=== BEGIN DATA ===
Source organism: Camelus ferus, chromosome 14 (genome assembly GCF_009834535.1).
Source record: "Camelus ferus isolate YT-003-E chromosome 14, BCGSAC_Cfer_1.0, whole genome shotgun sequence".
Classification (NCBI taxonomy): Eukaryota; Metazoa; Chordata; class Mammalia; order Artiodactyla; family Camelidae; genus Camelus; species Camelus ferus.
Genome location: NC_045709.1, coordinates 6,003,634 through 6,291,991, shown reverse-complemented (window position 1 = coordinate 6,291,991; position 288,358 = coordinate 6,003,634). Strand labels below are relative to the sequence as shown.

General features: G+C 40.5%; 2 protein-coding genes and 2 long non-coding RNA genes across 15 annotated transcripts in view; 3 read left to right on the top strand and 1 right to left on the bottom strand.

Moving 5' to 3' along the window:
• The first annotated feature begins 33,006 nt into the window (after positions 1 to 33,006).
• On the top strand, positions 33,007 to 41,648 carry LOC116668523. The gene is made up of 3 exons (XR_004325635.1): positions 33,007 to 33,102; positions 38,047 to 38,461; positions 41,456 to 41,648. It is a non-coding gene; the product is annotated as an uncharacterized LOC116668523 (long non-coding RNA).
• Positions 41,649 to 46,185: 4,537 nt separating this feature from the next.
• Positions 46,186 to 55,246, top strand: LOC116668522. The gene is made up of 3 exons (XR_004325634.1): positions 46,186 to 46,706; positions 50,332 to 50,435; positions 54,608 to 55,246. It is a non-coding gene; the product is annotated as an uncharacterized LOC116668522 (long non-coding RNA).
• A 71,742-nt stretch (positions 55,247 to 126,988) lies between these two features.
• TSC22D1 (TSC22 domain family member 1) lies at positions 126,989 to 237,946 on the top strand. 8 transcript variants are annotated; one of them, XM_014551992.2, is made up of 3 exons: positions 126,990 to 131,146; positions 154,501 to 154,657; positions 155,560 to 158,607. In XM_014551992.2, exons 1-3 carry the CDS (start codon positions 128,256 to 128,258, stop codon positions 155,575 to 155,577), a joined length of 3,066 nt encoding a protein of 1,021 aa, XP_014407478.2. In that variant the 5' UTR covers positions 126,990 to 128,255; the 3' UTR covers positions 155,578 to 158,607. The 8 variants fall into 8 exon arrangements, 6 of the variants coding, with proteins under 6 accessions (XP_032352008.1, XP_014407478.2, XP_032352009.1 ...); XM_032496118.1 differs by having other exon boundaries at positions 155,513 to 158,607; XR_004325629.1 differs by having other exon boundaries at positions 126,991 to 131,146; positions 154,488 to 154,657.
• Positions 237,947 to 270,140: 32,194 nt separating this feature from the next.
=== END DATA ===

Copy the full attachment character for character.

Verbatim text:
Source organism: Camelus ferus, chromosome 14 (genome assembly GCF_009834535.1).
Source record: "Camelus ferus isolate YT-003-E chromosome 14, BCGSAC_Cfer_1.0, whole genome shotgun sequence".
Classification (NCBI taxonomy): Eukaryota; Metazoa; Chordata; class Mammalia; order Artiodactyla; family Camelidae; genus Camelus; species Camelus ferus.
Genome location: NC_045709.1, coordinates 6,003,634 through 6,291,991, shown reverse-complemented (window position 1 = coordinate 6,291,991; position 288,358 = coordinate 6,003,634). Strand labels below are relative to the sequence as shown.

General features: G+C 40.5%; 2 protein-coding genes and 2 long non-coding RNA genes across 15 annotated transcripts in view; 3 read left to right on the top strand and 1 right to left on the bottom strand.

Moving 5' to 3' along the window:
• The first annotated feature begins 33,006 nt into the window (after positions 1 to 33,006).
• On the top strand, positions 33,007 to 41,648 carry LOC116668523. The gene is made up of 3 exons (XR_004325635.1): positions 33,007 to 33,102; positions 38,047 to 38,461; positions 41,456 to 41,648. It is a non-coding gene; the product is annotated as an uncharacterized LOC116668523 (long non-coding RNA).
• Positions 41,649 to 46,185: 4,537 nt separating this feature from the next.
• Positions 46,186 to 55,246, top strand: LOC116668522. The gene is made up of 3 exons (XR_004325634.1): positions 46,186 to 46,706; positions 50,332 to 50,435; positions 54,608 to 55,246. It is a non-coding gene; the product is annotated as an uncharacterized LOC116668522 (long non-coding RNA).
• A 71,742-nt stretch (positions 55,247 to 126,988) lies between these two features.
• TSC22D1 (TSC22 domain family member 1) lies at positions 126,989 to 237,946 on the top strand. 8 transcript variants are annotated; one of them, XM_014551992.2, is made up of 3 exons: positions 126,990 to 131,146; positions 154,501 to 154,657; positions 155,560 to 158,607. In XM_014551992.2, exons 1-3 carry the CDS (start codon positions 128,256 to 128,258, stop codon positions 155,575 to 155,577), a joined length of 3,066 nt encoding a protein of 1,021 aa, XP_014407478.2. In that variant the 5' UTR covers positions 126,990 to 128,255; the 3' UTR covers positions 155,578 to 158,607. The 8 variants fall into 8 exon arrangements, 6 of the variants coding, with proteins under 6 accessions (XP_032352008.1, XP_014407478.2, XP_032352009.1 ...); XM_032496118.1 differs by having other exon boundaries at positions 155,513 to 158,607; XR_004325629.1 differs by having other exon boundaries at positions 126,991 to 131,146; positions 154,488 to 154,657.
• Positions 237,947 to 270,140: 32,194 nt separating this feature from the next.